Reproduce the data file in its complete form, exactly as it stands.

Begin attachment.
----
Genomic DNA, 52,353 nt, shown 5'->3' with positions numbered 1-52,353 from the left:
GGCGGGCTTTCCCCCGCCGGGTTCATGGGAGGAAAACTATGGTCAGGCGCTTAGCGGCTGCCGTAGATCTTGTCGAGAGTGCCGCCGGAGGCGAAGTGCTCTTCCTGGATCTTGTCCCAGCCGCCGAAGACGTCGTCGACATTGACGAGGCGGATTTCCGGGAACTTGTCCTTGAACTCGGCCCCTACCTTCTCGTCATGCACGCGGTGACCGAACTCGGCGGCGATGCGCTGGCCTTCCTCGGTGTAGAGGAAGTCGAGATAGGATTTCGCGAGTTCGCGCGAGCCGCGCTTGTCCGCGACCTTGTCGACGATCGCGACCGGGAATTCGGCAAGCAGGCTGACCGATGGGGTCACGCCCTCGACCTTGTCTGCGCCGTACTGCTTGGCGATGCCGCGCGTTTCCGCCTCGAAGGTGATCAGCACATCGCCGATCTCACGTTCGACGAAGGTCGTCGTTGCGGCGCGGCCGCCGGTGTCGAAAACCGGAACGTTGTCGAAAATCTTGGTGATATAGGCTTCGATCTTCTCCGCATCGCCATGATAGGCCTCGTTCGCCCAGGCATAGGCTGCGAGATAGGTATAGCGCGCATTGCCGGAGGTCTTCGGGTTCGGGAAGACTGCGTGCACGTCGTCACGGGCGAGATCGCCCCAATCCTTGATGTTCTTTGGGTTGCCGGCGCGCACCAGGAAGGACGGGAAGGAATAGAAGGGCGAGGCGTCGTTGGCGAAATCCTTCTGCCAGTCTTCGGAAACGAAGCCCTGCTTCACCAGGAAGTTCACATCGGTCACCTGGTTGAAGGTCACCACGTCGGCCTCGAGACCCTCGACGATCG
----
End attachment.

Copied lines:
Genomic DNA, 52,353 nt, shown 5'->3' with positions numbered 1-52,353 from the left:
GGCGGGCTTTCCCCCGCCGGGTTCATGGGAGGAAAACTATGGTCAGGCGCTTAGCGGCTGCCGTAGATCTTGTCGAGAGTGCCGCCGGAGGCGAAGTGCTCTTCCTGGATCTTGTCCCAGCCGCCGAAGACGTCGTCGACATTGACGAGGCGGATTTCCGGGAACTTGTCCTTGAACTCGGCCCCTACCTTCTCGTCATGCACGCGGTGACCGAACTCGGCGGCGATGCGCTGGCCTTCCTCGGTGTAGAGGAAGTCGAGATAGGATTTCGCGAGTTCGCGCGAGCCGCGCTTGTCCGCGACCTTGTCGACGATCGCGACCGGGAATTCGGCAAGCAGGCTGACCGATGGGGTCACGCCCTCGACCTTGTCTGCGCCGTACTGCTTGGCGATGCCGCGCGTTTCCGCCTCGAAGGTGATCAGCACATCGCCGATCTCACGTTCGACGAAGGTCGTCGTTGCGGCGCGGCCGCCGGTGTCGAAAACCGGAACGTTGTCGAAAATCTTGGTGATATAGGCTTCGATCTTCTCCGCATCGCCATGATAGGCCTCGTTCGCCCAGGCATAGGCTGCGAGATAGGTATAGCGCGCATTGCCGGAGGTCTTCGGGTTCGGGAAGACTGCGTGCACGTCGTCACGGGCGAGATCGCCCCAATCCTTGATGTTCTTTGGGTTGCCGGCGCGCACCAGGAAGGACGGGAAGGAATAGAAGGGCGAGGCGTCGTTGGCGAAATCCTTCTGCCAGTCTTCGGAAACGAAGCCCTGCTTCACCAGGAAGTTCACATCGGTCACCTGGTTGAAGGTCACCACGTCGGCCTCGAGACCCTCGACGATCG